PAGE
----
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Demand shifts from hunters to farmers

Published on Saturday, 06 Sep 2014
Rick Chung

In recent years, investment from mainland China has become the major driver of revenue for Hong Kong's private banking industry, creating a cultural shift in the way banks hire.

Hong Kong investors tend to value the relationships they have with their private bankers, and stay with them when they move to other banks. Mainland investors traditionally value and stay loyal to banks that offer comprehensive wealth management services.

Meanwhile, Hong Kong's talent shortage is set to continue, as unemployment remains low at 3.3 per cent. The city's banking and financial services sector is particularly hungry for talent.

Facing the changing private banking landscape and talent crunch, private banks are hiring differently to tap the rising investment from the mainland.

Traditionally, banks have tended to hire "hunter bankers", who carry their client relationships with them when they move, bringing guaranteed new business to their employer. In recent years, however, the investment volume from the mainland has been escalating on the back of its growing wealthy population, leading the banks to shift their focus to unlocking revenue from existing client relationships.

Keeping a stable team of private bankers to manage existing clients has therefore become a bigger concern. This has led to a higher demand for "farmer bankers", who are less focused on bringing in new business to fill private banking roles. This type of banker focuses on managing and driving revenue from existing clients, and aims to grow the business through effective cross-selling and services.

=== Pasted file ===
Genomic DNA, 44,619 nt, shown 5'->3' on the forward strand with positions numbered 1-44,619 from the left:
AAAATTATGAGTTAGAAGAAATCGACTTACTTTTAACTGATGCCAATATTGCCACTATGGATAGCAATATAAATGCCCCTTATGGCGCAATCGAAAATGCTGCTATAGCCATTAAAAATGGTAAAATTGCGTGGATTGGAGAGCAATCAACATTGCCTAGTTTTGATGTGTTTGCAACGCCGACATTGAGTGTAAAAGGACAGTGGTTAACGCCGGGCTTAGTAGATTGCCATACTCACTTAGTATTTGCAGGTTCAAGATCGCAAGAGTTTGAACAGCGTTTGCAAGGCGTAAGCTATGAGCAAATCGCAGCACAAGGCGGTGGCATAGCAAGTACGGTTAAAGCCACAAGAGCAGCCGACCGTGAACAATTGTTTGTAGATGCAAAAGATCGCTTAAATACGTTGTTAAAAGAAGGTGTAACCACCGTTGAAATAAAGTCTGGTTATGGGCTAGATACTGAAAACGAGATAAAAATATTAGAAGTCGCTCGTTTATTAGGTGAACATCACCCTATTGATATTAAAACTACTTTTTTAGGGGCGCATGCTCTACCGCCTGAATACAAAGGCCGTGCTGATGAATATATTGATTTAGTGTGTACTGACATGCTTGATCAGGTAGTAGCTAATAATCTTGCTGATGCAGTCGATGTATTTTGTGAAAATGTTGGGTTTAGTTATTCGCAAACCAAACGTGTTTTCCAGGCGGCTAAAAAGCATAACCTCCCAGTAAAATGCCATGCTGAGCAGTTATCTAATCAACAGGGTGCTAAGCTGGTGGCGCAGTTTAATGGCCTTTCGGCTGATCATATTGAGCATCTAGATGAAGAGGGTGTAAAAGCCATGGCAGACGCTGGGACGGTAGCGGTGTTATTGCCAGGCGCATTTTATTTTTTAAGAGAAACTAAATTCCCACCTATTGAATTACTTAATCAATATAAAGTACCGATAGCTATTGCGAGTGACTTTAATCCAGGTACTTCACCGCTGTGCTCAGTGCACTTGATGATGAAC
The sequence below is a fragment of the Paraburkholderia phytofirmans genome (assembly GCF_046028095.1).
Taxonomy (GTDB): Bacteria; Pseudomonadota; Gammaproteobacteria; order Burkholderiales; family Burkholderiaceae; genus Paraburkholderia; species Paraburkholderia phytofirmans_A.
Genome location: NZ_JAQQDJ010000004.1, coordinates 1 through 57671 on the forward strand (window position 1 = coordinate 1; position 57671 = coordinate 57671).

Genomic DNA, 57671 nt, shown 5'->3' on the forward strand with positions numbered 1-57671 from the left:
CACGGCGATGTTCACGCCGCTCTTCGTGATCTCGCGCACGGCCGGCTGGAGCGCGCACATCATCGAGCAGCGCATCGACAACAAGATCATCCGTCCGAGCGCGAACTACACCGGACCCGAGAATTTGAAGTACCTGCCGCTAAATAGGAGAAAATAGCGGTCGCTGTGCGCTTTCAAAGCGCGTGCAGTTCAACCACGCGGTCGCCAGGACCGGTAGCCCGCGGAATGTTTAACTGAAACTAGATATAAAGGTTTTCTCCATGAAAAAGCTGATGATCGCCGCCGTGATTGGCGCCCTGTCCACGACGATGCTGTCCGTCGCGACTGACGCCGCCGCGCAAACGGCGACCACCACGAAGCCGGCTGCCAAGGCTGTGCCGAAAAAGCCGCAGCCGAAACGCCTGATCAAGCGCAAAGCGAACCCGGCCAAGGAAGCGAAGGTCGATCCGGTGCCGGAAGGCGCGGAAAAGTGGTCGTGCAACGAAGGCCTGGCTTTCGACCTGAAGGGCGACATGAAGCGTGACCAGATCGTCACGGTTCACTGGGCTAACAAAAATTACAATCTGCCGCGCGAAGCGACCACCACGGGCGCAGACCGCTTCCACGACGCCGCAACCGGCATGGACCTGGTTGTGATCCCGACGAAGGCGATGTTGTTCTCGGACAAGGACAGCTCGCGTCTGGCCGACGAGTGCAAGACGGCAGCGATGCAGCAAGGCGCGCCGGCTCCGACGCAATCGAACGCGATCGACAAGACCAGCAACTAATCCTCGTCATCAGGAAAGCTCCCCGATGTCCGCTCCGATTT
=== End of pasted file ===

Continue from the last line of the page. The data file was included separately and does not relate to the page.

In other words, client relationships are increasingly attached to the bank instead of the banker. This change in loyalties has led to banks being more open to hiring new types of talent.

As banks are now more focused on building and retaining loyalty among existing clients, there are three key areas that employers are increasingly looking at: relationship building; technical banking knowledge; and the ability to manage the investment needs of multiple generations.

To build a trusted relationship with clients, private bankers need to be able to address their investment needs and provide professional advice. Therefore, banks are looking for individuals who are able to demonstrate their ability to communicate with clients and understand their needs, cultures and customs when they hire.

As clients look for professional investment counsel from private bankers, employing banks inevitably go for jobseekers who possess strong technical backgrounds. Individuals who are knowledgeable in multiple banking facets naturally stand out.

Managing overseas assets, balancing foreign and domestic investments, providing life and value-added services, and dealing with wealth transference and succession planning are in-demand banking skills that jobseekers should look to improve.

When private bankers focus on unlocking revenue from existing clients, it also means that they work to grow their client relationships beyond just one generation. Banks therefore seek employees who are able to manage the investment needs of multiple generations. This is particularly true when providing services for the younger generation, who are more willing to explore new business opportunities globally and are less adverse to risk.

Hong Kong's banking industry is constantly changing in line with emerging trends, innovative financial products and new regulations. These cultural shifts change the game in terms of how banks recruit and create opportunities for individuals who invest to better their profile and qualifications.

To remain competitive, jobseekers and employees should improve their skills in line with these trends.

 


Rick Chung is senior consultant - banking (front office) at Randstad Hong Kong. With over five years of HR experience in the banking industry, Rick is highly familiar with both internal and external recruitment practices within the banking sector.

 

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